Here’s what to do:

    • Order free copies of your credit reports. Until the end of 2023, you can get one free copy of your credit report every week from each bureau by visiting AnnualCreditReport.com.
    • Review your financial documents. Look over your credit reports, bank statements, and credit card statements. Follow up on any unrecognized transactions or discrepancies that you see in the accounts or balances.
    • Report issues. You can dispute fraudulent credit card charges or hard inquiries in your file. The sooner you report the problems to the relevant bureaus and vendors, the better.

    📚 Related: Is Discover Identity Theft Protection Worth It?

    8. Use digital security tools to protect yourself against hacking

    Your personal information could be at risk every time you go online. A hacker could intercept your details if you’re not on a secure network and don’t follow best practices to protect your privacy.

    Here’s what to do:

    • Use a virtual private network (VPN). An encrypted network keeps your IP address, location, activity, and data safe from hackers, advertisers, and government agencies.
    • Install reliable antivirus software. With protection against malware, spyware, and ransomware, you can run scans and receive alerts about any threats or risky websites. 
    • Set up parental controls to improve privacy. Children may unwittingly share personal information on social media or on gaming platforms. With parental controls, you can limit access to certain apps, sites, and chat features. 

    9. Don’t click on suspicious links or answer strange calls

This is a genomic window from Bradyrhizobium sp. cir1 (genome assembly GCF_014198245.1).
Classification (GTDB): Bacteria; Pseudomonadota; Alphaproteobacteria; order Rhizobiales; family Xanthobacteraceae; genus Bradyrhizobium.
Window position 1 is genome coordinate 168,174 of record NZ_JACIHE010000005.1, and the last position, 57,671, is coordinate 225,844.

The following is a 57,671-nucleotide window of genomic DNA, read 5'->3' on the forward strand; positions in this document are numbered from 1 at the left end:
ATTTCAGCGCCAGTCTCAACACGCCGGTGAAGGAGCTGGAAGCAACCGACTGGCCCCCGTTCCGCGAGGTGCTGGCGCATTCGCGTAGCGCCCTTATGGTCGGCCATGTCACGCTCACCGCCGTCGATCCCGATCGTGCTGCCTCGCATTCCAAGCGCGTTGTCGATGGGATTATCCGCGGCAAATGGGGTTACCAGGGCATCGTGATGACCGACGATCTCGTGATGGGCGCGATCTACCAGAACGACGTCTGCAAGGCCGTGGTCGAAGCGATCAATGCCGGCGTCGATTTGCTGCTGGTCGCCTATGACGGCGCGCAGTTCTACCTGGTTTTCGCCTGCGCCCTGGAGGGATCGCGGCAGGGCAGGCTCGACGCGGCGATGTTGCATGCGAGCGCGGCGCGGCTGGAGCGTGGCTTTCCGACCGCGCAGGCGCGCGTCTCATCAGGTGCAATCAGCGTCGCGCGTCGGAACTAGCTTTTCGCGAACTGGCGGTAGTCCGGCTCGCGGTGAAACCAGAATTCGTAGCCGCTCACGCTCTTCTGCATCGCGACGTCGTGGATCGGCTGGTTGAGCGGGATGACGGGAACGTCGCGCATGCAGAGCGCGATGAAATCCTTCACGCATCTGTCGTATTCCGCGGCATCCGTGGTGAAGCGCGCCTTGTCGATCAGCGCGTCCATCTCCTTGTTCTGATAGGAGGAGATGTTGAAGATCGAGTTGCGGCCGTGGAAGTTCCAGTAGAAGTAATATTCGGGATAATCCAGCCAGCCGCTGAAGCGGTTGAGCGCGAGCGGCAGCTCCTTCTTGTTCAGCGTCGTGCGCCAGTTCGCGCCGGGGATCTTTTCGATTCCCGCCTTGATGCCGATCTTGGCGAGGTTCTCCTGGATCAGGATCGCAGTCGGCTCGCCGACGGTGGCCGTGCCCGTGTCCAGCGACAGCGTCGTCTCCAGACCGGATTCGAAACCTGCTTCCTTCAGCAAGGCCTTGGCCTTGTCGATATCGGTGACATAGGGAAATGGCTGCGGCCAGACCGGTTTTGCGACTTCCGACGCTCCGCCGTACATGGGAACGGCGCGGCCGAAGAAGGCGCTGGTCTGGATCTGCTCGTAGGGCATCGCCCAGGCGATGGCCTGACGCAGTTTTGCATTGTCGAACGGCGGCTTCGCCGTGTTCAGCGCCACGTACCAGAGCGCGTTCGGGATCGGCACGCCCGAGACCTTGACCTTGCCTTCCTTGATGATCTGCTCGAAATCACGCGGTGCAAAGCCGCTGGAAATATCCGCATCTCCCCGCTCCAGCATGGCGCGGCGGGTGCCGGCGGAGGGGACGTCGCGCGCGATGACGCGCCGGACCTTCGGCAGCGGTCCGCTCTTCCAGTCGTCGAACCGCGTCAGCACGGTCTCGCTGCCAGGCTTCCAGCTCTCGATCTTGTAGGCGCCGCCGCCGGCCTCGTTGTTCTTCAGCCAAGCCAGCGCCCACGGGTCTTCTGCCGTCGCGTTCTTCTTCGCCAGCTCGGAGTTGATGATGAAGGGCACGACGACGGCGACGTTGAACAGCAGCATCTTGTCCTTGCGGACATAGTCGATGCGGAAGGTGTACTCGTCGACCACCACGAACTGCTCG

Phishing emails may be among the oldest types of fraud, but they are not going anywhere. Entersekt CTO Gerhard Oosthuizen warns, "People are already using ChatGPT and generative AI to write phishing emails, to create fake personas and synthetic IDs." [*]

    Here’s what to do:

    • Be wary of unsolicited emails or text messages that use pressure tactics. No reputable bank, business, or government agency will contact you out of the blue with an urgent request to transfer money or make changes to your account. 
    • Avoid clicking on links or downloading attachments. If you receive emails or SMS texts, don’t click on anything. It’s safer to go to the company’s official website and find the customer support phone number.
    • Read about the latest types of fraud. The more you know about fraudsters' methods, the less likely you will become a victim. 

    📚 Related: The 11 Latest Phishing Types You Need To Be Aware Of

    10. Shred sensitive documents and mail

    If you leave important personal information or financial details lying around, someone else may steal it and exploit your identity. For example, Elisabetta Agyeiwaa doesn't officially exist because her mother registered another child 30 years ago with Elisabetta's birth certificate. The Italian-Ghanaian filmmaker cannot vote, marry, or get a mortgage [*]. 

    Here’s what to do:

    • Opt for electronic communications whenever possible. You can minimize the risks by going paperless. Ask all lenders and government bodies to only contact you electronically. 
    • Shred sensitive documents that you no longer need. Avoid throwing sensitive documents in the trash — such as statements, letters from your bank, or medical records — as dumpster divers may find them.